Turing was a man, Einstein was a man, their brains were, genetically and in essence, probably identical to yours. They were special for what they did, what they wrote, what they accomplished; not what they were.
Also, "genius" is generally a label that gets stuck on people after they die, and it becomes part of the myth-making that goes along with the historiography of science.
I felt like the drama in Particle Fever was really manufactured, these people really didn't have much on each other and they sorta made it in editing. Also to be honest I thought the technical treatment of the material was really glib.
Also it's a documentary that was released directly to on-demand and probably didn't cost a million bucks.
There's no such thing as a mediocre human being.
Yeah, move audiences are really chomping at the bit for a probing discussion of the Halting Problem and the Turing-Church correspondence.
The Imitation Game changed aspects of the real Alan Turing's personality to conform more closely to our idea of the solitary nerd. It falls in line with the tired idea that only outcasts could love computers...As for explaining the science behind Turing's code-breaking machine, the movie doesn't bother.
It's a complicated topic, mainly because his work for GCHQ was only tangentially related to his work on universal computing machines or his theoretical mathematics, they never actually built a Turing-complete computing system to defeat Enigma (with bombes) or the Fish cipher (Colossi) -- and even this distinction between the two fundamentally different problems is lost to the film.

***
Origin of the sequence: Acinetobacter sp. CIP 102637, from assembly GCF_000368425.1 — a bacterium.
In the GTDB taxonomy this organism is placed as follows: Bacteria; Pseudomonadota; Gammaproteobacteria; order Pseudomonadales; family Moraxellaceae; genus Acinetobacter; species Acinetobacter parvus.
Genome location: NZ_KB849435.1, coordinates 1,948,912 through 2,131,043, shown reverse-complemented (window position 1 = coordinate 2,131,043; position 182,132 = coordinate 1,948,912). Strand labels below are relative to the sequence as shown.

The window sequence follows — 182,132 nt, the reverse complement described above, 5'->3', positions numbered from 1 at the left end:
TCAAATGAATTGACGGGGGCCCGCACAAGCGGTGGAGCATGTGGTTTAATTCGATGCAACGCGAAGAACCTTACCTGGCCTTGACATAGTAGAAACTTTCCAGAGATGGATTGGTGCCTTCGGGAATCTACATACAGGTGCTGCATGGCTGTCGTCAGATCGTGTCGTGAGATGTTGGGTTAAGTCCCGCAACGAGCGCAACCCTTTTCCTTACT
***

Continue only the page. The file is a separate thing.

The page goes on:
The movie isn't about computers, it's not even really about codebreaking. The movie is about a recluse with a dark secret, who, despite not fitting in and being generally weird, finds a purpose for himself and a way to make a contribution to the war, only to see his greatest accomplishments hidden from view and perverted by the security state. The movie is basically a retelling of A Man for All Seasons.
This proposal, of course, works from the assumption that you can get marginal gains in intelligence from marginal increases is brain mass, which I'm pretty sure hasn't been established empirically.
It's really hard to build a piece of portable equipment that properly grounds all noise sources, mainly because there's no earth connection and shields have to just dump to the battery, and but have to be really carefully filtered from the audio and data grounds before they all come back together.
Don't you mean AC-blocking choke or inductor? Caps block DC.
There's more than a few people who don't code or develop for iOS or OS X, but ponied up the $99 a year to get a developer account, just to have access to betas.